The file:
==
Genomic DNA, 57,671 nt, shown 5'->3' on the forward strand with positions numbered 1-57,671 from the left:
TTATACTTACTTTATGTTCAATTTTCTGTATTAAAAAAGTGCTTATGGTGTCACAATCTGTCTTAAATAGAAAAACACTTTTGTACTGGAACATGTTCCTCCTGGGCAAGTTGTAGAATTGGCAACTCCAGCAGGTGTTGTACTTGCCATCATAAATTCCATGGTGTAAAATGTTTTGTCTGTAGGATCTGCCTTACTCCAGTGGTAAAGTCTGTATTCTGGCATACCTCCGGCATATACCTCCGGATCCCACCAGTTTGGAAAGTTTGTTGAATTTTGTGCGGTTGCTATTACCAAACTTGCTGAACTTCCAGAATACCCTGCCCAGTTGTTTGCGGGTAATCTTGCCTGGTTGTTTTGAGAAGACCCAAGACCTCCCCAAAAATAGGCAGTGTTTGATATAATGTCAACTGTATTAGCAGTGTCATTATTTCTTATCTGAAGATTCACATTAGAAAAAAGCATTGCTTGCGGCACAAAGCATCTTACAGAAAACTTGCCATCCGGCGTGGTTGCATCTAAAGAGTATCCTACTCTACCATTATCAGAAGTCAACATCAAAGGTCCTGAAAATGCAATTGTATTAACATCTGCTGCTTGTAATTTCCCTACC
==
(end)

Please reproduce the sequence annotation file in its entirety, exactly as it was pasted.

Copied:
Genomic DNA, 57,671 nt, shown 5'->3' on the forward strand with positions numbered 1-57,671 from the left:
TTATACTTACTTTATGTTCAATTTTCTGTATTAAAAAAGTGCTTATGGTGTCACAATCTGTCTTAAATAGAAAAACACTTTTGTACTGGAACATGTTCCTCCTGGGCAAGTTGTAGAATTGGCAACTCCAGCAGGTGTTGTACTTGCCATCATAAATTCCATGGTGTAAAATGTTTTGTCTGTAGGATCTGCCTTACTCCAGTGGTAAAGTCTGTATTCTGGCATACCTCCGGCATATACCTCCGGATCCCACCAGTTTGGAAAGTTTGTTGAATTTTGTGCGGTTGCTATTACCAAACTTGCTGAACTTCCAGAATACCCTGCCCAGTTGTTTGCGGGTAATCTTGCCTGGTTGTTTTGAGAAGACCCAAGACCTCCCCAAAAATAGGCAGTGTTTGATATAATGTCAACTGTATTAGCAGTGTCATTATTTCTTATCTGAAGATTCACATTAGAAAAAAGCATTGCTTGCGGCACAAAGCATCTTACAGAAAACTTGCCATCCGGCGTGGTTGCATCTAAAGAGTATCCTACTCTACCATTATCAGAAGTCAACATCAAAGGTCCTGAAAATGCAATTGTATTAACATCTGCTGCTTGTAATTTCCCTACC